Breathing in a Crowded Sukkot: A Poem

Courtesy of Mimi Rosenbush

Jerusalem, 2019

What a difference a year makes …

People, like a natural force,
pushing to the Kotel:
they hold me up,
so I won’t slip
on the freshly watered stones.

A crowd ribbons
through this walled city.

There are things with wheels:
strollers and walkers,
walkers and strollers
hands held high
with esrogim
and lulavim.

Everything in motion
and somehow
a child holds on.

Tens thousand people
united in a shared project,
resolute and determined
pressing forward to the Kotel.

I’m looking for Aish HaTorah.

I get directions to go straight.
But there is no such thing as straight
in Yerushalayim.

Straight is meant for
Chicago and New York,
not this ancient city.

Turn at the next passage,
but that leads to more arches of stone.
Go up the steps;
go down the steps.
Endless portals
reveal secret sukkahs.

No landmarks here;
no skyscrapers to guide me.

I push on,
with only sun-lit stone
above, below, and beside me.

Is it possible
that this ancient city
never ends
but just folds
again and again
upon itself?

I am breathless,
and uncharacteristically panicked.

Then somehow
I find Aish.

I have no idea how.

In the cool air,
I catch my breath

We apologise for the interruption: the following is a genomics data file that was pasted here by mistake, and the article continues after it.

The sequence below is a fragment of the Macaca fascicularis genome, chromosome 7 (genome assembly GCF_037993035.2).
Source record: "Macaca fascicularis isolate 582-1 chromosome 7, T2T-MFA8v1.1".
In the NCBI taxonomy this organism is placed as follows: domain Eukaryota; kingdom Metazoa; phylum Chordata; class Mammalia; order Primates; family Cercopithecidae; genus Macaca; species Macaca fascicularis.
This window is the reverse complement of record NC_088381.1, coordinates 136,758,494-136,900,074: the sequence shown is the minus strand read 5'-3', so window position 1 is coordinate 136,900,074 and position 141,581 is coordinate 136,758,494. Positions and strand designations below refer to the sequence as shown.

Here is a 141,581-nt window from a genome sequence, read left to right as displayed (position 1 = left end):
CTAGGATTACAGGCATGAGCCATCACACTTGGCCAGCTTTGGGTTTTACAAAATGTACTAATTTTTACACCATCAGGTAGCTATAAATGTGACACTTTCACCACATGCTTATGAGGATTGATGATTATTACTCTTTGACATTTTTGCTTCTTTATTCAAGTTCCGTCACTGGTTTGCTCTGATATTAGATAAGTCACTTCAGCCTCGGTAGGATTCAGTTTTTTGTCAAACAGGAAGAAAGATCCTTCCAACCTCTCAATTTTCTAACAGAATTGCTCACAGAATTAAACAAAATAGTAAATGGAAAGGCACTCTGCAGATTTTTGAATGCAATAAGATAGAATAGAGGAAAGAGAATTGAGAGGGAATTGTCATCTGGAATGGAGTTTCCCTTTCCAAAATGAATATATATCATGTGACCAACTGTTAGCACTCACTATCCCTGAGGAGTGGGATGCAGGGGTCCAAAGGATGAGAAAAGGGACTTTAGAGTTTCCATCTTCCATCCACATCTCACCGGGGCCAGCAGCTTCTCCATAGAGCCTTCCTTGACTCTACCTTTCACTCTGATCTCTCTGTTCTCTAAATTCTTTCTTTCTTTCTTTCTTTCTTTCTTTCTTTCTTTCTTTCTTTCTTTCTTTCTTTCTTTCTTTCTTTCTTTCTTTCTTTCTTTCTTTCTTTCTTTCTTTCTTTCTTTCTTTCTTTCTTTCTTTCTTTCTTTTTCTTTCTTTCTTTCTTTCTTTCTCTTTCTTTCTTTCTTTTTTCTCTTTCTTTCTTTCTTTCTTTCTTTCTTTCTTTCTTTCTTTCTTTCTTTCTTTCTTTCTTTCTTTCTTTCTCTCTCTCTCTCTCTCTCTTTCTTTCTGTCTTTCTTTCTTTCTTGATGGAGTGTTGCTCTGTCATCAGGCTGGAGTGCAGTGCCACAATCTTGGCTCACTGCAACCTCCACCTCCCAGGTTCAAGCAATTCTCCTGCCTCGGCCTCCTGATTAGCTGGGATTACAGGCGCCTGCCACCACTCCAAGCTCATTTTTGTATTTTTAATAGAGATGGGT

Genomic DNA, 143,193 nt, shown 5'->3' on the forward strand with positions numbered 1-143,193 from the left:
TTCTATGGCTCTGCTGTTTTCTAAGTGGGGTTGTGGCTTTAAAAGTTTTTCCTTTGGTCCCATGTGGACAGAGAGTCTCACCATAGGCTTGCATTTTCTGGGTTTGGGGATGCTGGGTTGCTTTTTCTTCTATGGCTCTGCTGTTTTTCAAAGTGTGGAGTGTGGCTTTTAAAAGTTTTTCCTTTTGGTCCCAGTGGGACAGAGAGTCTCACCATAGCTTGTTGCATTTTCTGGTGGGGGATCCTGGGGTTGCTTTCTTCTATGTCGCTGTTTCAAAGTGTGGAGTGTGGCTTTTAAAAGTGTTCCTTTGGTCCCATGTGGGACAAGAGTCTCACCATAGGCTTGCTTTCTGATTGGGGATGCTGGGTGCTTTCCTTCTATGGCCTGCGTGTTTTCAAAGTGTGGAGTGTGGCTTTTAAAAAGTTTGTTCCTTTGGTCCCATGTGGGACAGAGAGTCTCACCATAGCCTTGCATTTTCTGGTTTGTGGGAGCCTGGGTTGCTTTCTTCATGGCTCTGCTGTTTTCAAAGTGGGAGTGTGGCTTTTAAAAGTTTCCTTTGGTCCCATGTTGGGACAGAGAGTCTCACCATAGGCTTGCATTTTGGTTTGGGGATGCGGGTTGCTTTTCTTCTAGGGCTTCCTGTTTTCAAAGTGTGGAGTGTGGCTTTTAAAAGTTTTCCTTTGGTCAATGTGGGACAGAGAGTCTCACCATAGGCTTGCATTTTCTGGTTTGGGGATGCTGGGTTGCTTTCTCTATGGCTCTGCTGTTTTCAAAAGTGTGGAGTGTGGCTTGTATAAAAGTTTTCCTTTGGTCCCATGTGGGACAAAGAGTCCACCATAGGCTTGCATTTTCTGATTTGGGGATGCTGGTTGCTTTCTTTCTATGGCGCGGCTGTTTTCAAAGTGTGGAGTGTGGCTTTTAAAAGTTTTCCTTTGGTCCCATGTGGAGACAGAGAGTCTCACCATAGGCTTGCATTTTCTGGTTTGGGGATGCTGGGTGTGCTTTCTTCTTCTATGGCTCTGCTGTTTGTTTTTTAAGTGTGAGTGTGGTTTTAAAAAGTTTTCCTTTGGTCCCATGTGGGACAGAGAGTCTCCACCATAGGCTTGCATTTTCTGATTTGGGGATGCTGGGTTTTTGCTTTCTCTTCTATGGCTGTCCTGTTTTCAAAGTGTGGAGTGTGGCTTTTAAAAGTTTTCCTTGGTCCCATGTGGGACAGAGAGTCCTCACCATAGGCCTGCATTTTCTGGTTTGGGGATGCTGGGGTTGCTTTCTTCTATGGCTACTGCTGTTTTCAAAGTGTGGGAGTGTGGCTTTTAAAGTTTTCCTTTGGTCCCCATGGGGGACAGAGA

and head
up the stairs
to the Aish terrace.

I make my way with false certainty
through families gathered at tables,
marked reserved.

Sitting on the edge of a riser,
I pause just for a moment,
to feel a breeze.

I slip through the crowd
to the front of the Aish terrace
to view the Kotel plaza below

and turn away as the blessing begins.

I inhale deeply,
taking in the once-in-a-lifetime
that can’t be forced or imposed

I breathe again and just listen
and let the priestly blessing
flow within me,
and through me,
to my loved ones
around the globe.

I breathe
mask-less and deep
with oceans of people
around and below me.

Although this is that once-in-a-lifetime,
I had no idea
what a difference
a year would make.

When the blessing is over,
photos are taken.

Without the photos,
I couldn’t be sure
this was real.

Courtesy of Mimi Rosenbush

Courtesy of Mimi Rosenbush

About the Author
Mimi is a writer and photographer living in Lincolnwood, outside Chicago.
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